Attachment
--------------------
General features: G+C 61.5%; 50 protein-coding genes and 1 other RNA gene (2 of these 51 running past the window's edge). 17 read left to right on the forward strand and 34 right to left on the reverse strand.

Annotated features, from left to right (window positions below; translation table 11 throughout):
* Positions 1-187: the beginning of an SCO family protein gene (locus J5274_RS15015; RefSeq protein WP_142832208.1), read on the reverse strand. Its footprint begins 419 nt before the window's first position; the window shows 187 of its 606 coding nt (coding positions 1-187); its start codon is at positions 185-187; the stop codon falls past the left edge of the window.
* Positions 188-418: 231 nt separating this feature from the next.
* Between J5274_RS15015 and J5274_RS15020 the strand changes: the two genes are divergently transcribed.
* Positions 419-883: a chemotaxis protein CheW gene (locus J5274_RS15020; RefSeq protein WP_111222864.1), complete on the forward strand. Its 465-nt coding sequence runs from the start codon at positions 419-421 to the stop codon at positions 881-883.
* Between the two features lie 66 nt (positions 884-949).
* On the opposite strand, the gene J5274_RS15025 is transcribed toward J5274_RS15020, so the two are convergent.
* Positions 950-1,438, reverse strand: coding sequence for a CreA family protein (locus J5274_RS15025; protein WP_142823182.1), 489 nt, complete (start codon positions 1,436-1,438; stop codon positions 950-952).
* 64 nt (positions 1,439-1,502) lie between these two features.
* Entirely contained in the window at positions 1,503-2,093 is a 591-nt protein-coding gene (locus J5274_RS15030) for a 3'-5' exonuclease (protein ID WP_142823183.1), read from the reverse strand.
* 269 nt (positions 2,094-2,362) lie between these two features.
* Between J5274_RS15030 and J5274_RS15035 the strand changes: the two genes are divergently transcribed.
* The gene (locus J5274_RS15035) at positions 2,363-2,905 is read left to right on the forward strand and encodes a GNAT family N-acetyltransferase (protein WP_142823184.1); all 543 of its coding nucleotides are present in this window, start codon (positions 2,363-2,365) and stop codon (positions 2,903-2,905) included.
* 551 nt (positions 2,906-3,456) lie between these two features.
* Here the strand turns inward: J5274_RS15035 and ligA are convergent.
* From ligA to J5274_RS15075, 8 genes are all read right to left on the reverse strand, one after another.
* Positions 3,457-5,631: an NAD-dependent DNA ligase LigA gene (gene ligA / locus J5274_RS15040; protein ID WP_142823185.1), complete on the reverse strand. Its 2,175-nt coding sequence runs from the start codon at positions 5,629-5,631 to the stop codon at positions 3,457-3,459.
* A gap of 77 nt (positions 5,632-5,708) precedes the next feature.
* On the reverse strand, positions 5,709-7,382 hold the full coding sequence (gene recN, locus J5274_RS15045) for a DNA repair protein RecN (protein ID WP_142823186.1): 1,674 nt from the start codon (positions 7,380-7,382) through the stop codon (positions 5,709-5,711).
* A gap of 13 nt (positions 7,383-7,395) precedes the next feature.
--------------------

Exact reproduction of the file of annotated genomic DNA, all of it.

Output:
General features: G+C 61.5%; 50 protein-coding genes and 1 other RNA gene (2 of these 51 running past the window's edge). 17 read left to right on the forward strand and 34 right to left on the reverse strand.

Annotated features, from left to right (window positions below; translation table 11 throughout):
* Positions 1-187: the beginning of an SCO family protein gene (locus J5274_RS15015; RefSeq protein WP_142832208.1), read on the reverse strand. Its footprint begins 419 nt before the window's first position; the window shows 187 of its 606 coding nt (coding positions 1-187); its start codon is at positions 185-187; the stop codon falls past the left edge of the window.
* Positions 188-418: 231 nt separating this feature from the next.
* Between J5274_RS15015 and J5274_RS15020 the strand changes: the two genes are divergently transcribed.
* Positions 419-883: a chemotaxis protein CheW gene (locus J5274_RS15020; RefSeq protein WP_111222864.1), complete on the forward strand. Its 465-nt coding sequence runs from the start codon at positions 419-421 to the stop codon at positions 881-883.
* Between the two features lie 66 nt (positions 884-949).
* On the opposite strand, the gene J5274_RS15025 is transcribed toward J5274_RS15020, so the two are convergent.
* Positions 950-1,438, reverse strand: coding sequence for a CreA family protein (locus J5274_RS15025; protein WP_142823182.1), 489 nt, complete (start codon positions 1,436-1,438; stop codon positions 950-952).
* 64 nt (positions 1,439-1,502) lie between these two features.
* Entirely contained in the window at positions 1,503-2,093 is a 591-nt protein-coding gene (locus J5274_RS15030) for a 3'-5' exonuclease (protein ID WP_142823183.1), read from the reverse strand.
* 269 nt (positions 2,094-2,362) lie between these two features.
* Between J5274_RS15030 and J5274_RS15035 the strand changes: the two genes are divergently transcribed.
* The gene (locus J5274_RS15035) at positions 2,363-2,905 is read left to right on the forward strand and encodes a GNAT family N-acetyltransferase (protein WP_142823184.1); all 543 of its coding nucleotides are present in this window, start codon (positions 2,363-2,365) and stop codon (positions 2,903-2,905) included.
* 551 nt (positions 2,906-3,456) lie between these two features.
* Here the strand turns inward: J5274_RS15035 and ligA are convergent.
* From ligA to J5274_RS15075, 8 genes are all read right to left on the reverse strand, one after another.
* Positions 3,457-5,631: an NAD-dependent DNA ligase LigA gene (gene ligA / locus J5274_RS15040; protein ID WP_142823185.1), complete on the reverse strand. Its 2,175-nt coding sequence runs from the start codon at positions 5,629-5,631 to the stop codon at positions 3,457-3,459.
* A gap of 77 nt (positions 5,632-5,708) precedes the next feature.
* On the reverse strand, positions 5,709-7,382 hold the full coding sequence (gene recN, locus J5274_RS15045) for a DNA repair protein RecN (protein ID WP_142823186.1): 1,674 nt from the start codon (positions 7,380-7,382) through the stop codon (positions 5,709-5,711).
* A gap of 13 nt (positions 7,383-7,395) precedes the next feature.